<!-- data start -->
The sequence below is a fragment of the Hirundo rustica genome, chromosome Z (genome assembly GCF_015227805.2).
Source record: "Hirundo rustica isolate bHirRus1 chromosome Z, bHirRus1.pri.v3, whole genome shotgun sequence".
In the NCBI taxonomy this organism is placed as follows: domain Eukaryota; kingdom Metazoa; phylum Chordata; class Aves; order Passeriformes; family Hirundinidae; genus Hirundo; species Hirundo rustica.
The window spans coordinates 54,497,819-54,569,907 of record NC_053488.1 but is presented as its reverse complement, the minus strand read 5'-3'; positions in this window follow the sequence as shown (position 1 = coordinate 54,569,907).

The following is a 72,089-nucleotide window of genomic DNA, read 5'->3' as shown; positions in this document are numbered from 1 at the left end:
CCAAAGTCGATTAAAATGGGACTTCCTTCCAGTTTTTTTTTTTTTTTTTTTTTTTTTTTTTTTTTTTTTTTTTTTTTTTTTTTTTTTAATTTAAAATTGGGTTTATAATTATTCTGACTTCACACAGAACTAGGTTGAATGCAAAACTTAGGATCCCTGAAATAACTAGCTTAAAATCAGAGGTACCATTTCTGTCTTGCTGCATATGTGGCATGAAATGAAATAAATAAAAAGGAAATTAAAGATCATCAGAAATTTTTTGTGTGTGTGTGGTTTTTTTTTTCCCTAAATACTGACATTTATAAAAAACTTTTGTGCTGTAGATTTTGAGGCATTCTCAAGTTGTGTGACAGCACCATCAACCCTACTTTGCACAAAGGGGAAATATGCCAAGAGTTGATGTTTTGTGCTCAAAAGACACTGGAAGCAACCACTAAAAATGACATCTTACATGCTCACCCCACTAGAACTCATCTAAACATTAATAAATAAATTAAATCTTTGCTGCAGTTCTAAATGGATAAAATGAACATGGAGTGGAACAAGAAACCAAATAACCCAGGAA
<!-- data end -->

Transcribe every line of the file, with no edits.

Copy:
The sequence below is a fragment of the Hirundo rustica genome, chromosome Z (genome assembly GCF_015227805.2).
Source record: "Hirundo rustica isolate bHirRus1 chromosome Z, bHirRus1.pri.v3, whole genome shotgun sequence".
In the NCBI taxonomy this organism is placed as follows: domain Eukaryota; kingdom Metazoa; phylum Chordata; class Aves; order Passeriformes; family Hirundinidae; genus Hirundo; species Hirundo rustica.
The window spans coordinates 54,497,819-54,569,907 of record NC_053488.1 but is presented as its reverse complement, the minus strand read 5'-3'; positions in this window follow the sequence as shown (position 1 = coordinate 54,569,907).

The following is a 72,089-nucleotide window of genomic DNA, read 5'->3' as shown; positions in this document are numbered from 1 at the left end:
CCAAAGTCGATTAAAATGGGACTTCCTTCCAGTTTTTTTTTTTTTTTTTTTTTTTTTTTTTTTTTTTTTTTTTTTTTTTTTTTTTTTAATTTAAAATTGGGTTTATAATTATTCTGACTTCACACAGAACTAGGTTGAATGCAAAACTTAGGATCCCTGAAATAACTAGCTTAAAATCAGAGGTACCATTTCTGTCTTGCTGCATATGTGGCATGAAATGAAATAAATAAAAAGGAAATTAAAGATCATCAGAAATTTTTTGTGTGTGTGTGGTTTTTTTTTTCCCTAAATACTGACATTTATAAAAAACTTTTGTGCTGTAGATTTTGAGGCATTCTCAAGTTGTGTGACAGCACCATCAACCCTACTTTGCACAAAGGGGAAATATGCCAAGAGTTGATGTTTTGTGCTCAAAAGACACTGGAAGCAACCACTAAAAATGACATCTTACATGCTCACCCCACTAGAACTCATCTAAACATTAATAAATAAATTAAATCTTTGCTGCAGTTCTAAATGGATAAAATGAACATGGAGTGGAACAAGAAACCAAATAACCCAGGAA